Crane Fly Control

Crane flies have been problematic in the Pacific Northwest, Ontario, and the Maritimes in recent years. Many turf managers may not recognize or be familiar with this emerging pest or the best management strategies to control them. In this edition, we look at how to recognize this unique turfgrass threat and how to choose the right solutions for effective control throughout their life cycle.

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Managing the Crane Fly Threat for Turfgrass

As with all turfgrass pests, it’s important to start by looking at the specific species involved and their life cycle. The two species of crane fly that are damaging to turfgrass are the European crane fly (Tipula paludosa) and common crane fly (Tipula oleracea). The adult stage of both pests looks like a giant mosquito, but they do not damage turf. These crane flies typically lay their eggs in August and September. The larvae, called “leatherjackets” because of their tough skin, grow to become nearly an inch-long and look like a brown caterpillar with no head or legs. A second generation of common crane fly adults may also emerge in the spring. The best time to initiate your crane fly management strategies in the fall, as this is the time that both species will lay eggs.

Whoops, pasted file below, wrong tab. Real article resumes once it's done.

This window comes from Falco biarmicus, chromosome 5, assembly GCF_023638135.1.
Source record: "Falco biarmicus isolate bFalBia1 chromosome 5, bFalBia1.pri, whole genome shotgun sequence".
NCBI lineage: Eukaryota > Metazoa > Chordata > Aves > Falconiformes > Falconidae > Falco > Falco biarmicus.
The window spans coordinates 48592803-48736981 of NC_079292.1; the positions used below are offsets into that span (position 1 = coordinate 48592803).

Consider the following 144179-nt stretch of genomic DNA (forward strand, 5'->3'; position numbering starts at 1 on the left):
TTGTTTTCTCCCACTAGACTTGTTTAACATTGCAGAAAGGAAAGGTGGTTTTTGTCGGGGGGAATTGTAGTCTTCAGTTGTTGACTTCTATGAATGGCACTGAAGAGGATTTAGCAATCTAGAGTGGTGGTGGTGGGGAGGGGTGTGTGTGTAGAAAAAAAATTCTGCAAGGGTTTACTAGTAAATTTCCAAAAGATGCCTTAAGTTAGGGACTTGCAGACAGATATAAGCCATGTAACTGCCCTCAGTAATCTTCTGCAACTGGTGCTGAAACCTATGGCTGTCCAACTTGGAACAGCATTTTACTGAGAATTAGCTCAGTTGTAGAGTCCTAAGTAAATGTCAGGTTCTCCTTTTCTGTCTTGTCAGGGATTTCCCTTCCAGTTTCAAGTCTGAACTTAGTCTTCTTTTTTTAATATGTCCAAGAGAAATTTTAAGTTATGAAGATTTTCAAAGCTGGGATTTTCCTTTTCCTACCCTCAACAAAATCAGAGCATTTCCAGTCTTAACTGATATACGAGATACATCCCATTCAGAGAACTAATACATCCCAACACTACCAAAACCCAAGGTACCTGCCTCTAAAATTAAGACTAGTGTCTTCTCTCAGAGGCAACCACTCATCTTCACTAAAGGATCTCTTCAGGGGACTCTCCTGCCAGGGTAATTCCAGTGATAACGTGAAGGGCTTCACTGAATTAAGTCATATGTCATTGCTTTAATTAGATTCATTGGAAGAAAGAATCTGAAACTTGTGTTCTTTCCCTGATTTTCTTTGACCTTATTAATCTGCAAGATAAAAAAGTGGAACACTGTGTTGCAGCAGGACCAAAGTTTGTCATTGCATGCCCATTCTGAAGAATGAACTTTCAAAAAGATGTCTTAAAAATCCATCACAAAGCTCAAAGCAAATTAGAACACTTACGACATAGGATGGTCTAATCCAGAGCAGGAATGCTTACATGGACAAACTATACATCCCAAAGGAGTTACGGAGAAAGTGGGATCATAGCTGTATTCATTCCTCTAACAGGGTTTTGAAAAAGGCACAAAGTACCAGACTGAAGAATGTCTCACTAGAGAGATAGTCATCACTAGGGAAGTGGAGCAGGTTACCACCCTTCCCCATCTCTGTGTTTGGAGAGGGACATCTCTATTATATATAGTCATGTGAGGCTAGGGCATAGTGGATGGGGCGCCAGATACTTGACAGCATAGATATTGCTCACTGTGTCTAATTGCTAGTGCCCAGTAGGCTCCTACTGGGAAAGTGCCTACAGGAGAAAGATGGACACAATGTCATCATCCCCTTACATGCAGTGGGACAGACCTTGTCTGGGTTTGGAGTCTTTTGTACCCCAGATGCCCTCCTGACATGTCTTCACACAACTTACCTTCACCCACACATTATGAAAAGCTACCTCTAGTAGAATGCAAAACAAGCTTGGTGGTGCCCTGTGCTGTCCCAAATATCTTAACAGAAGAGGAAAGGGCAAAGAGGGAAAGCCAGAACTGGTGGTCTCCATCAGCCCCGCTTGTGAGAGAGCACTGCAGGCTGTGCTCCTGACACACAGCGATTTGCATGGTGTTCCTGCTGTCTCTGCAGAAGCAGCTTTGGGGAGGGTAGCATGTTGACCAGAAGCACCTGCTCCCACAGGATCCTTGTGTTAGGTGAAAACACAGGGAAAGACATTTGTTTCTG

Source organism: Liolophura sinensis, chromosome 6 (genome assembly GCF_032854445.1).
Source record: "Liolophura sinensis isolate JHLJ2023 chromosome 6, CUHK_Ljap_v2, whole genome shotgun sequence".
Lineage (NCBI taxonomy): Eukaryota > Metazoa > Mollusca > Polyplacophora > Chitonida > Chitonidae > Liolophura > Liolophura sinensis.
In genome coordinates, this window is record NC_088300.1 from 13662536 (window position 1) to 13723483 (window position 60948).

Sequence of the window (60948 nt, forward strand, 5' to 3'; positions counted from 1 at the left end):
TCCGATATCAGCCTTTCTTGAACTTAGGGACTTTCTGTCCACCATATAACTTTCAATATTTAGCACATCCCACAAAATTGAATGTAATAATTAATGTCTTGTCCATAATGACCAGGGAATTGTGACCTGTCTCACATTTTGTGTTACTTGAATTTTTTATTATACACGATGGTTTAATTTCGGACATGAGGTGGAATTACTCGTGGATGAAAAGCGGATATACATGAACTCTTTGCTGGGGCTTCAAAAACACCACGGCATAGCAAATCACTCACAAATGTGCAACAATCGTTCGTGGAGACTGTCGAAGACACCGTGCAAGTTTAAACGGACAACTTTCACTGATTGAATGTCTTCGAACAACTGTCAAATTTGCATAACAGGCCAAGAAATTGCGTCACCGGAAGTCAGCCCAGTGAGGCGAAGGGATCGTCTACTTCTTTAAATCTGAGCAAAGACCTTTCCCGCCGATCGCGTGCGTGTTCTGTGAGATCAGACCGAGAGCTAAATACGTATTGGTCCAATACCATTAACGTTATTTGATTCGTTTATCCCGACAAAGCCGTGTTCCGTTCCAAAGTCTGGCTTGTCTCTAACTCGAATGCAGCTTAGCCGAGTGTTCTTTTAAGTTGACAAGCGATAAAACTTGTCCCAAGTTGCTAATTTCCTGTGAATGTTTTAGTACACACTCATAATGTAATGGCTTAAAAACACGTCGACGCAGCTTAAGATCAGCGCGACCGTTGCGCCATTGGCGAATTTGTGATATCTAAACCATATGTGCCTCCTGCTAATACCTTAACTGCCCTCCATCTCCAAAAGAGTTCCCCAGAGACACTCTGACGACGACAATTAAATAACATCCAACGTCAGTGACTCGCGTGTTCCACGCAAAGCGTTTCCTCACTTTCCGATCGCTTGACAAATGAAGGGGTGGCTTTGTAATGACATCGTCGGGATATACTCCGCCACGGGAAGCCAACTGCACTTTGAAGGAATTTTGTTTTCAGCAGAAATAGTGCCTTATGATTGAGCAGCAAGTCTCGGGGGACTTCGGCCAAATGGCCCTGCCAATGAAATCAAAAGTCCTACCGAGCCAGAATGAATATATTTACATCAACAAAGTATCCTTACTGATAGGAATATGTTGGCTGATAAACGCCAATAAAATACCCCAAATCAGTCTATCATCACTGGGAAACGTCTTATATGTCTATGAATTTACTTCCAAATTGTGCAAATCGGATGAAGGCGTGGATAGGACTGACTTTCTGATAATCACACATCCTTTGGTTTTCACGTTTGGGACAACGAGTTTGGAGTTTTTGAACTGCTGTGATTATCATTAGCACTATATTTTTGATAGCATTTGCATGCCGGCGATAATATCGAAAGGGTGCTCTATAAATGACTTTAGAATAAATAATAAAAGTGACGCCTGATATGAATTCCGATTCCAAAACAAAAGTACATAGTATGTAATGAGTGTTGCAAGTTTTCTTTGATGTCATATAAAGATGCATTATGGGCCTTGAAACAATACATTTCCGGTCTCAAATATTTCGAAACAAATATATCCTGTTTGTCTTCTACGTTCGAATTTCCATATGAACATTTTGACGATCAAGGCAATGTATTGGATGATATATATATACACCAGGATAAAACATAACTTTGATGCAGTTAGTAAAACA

Preventing Turf Damage

Damage can occur in the fall (October) from the first or second instars, but most damage generally occurs in April and May from the larger third instar leatherjackets, which feed primarily on the foliar parts of the plants. The insects remain underground on bright days but will come to the surface to feed on damp, warm nights. They also may be visible feeding above ground on dark, cloudy days. Damage is usually seen as a thinning of otherwise healthy-looking turf, but this can progress to complete defoliation.

Effective Cultural Control

Crane flies thrive in moist soils and favor areas with thatch buildup. Managing thatch levels and decreasing irrigation at the time of egg laying may significantly reduce larval populations. Egg survivability is dependent upon adequate soil moisture.

Bayer Solutions

An early fall application of Merit® Granular, applied at 580 g per 100m2 is effective for controlling early instar larvae. Merit® Granular contains the active ingredient imidacloprid, which offers powerful systemic suppression of crane fly larvae when used according to label directions.

For more information about Merit® Granular, crane flies, or recommended turfgrass strategies, contact your local Territory Sales Manager or visit our Merit Granular product page.

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